BGP prefix hijacking has been perceived as a growing threat over the last year or so. A prefix hijacking occurs when an unauthorized party advertises one or more prefixes belonging to another party. By advertising the prefixes with more favorable characteristics (such as longer matches or a shorter AS path), traffic across the Internet can be redirected for malicious purposes, effectively creating a man-in-the-middle attack with global reach.
The highest-profile example of such a scenario occurred last February when Pakistan Telecom, in an effort to block access to YouTube.com from the entire country, accidentally advertised to the Internet a "black hole" route for YouTube's public address space. All (or most) traffic destined for YouTube.com was being routed to Pakistan, where it was subsequently discarded. Needless to say, some people got pissed.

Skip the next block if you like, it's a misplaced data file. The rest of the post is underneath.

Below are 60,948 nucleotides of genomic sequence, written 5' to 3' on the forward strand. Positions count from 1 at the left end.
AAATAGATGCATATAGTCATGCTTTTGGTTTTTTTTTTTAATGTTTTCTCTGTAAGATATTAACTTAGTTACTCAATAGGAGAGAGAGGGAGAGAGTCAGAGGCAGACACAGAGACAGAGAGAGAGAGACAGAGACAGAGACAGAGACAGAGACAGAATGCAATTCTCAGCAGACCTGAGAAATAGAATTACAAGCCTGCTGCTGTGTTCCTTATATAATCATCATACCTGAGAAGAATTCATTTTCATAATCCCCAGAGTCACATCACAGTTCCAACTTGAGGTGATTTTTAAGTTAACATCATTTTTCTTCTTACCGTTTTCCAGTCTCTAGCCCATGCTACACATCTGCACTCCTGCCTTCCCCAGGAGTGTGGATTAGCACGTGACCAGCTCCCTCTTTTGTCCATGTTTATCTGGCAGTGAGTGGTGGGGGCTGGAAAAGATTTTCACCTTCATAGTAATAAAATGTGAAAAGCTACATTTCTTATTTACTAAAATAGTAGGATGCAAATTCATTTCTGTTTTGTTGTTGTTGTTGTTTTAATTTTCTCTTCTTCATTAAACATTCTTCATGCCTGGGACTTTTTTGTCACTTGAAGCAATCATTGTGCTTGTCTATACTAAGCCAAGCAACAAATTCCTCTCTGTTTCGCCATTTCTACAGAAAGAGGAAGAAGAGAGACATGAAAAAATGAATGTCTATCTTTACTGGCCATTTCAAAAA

Incidents such as this have prompted much discussion, but currently this vulnerability still persists throughout the Internet. In the absence of a solution, more attention is being paid to monitoring BGP advertisements. Organizations and individuals have been writing code to leverage the insight of public looking glasses and automate the monitoring of address prefixes.
One such service recently debuted at BGPmon.net, managed by Andree Toonk. BGPmon provides free monitoring of select BGP prefixes and automated E-mail notification when suspicious changes are observed. For example, assume your AS 123 normally advertises 22.214.171.124/16 to the Internet. If AS 456 begins advertising two routes, 126.96.36.199/17 and 188.8.131.52/17, traffic will follow these more-specific routes to AS 456. BGPmon would detect this as a possible MITM attack and alert the administrators of AS 123.
BGPmon also provides some interesting weathermaps and general statistics of the global routing table. Even if you don't administer an autonomous system, the ongoing growth and reshaping of the world's routing table can be fascinating to observe.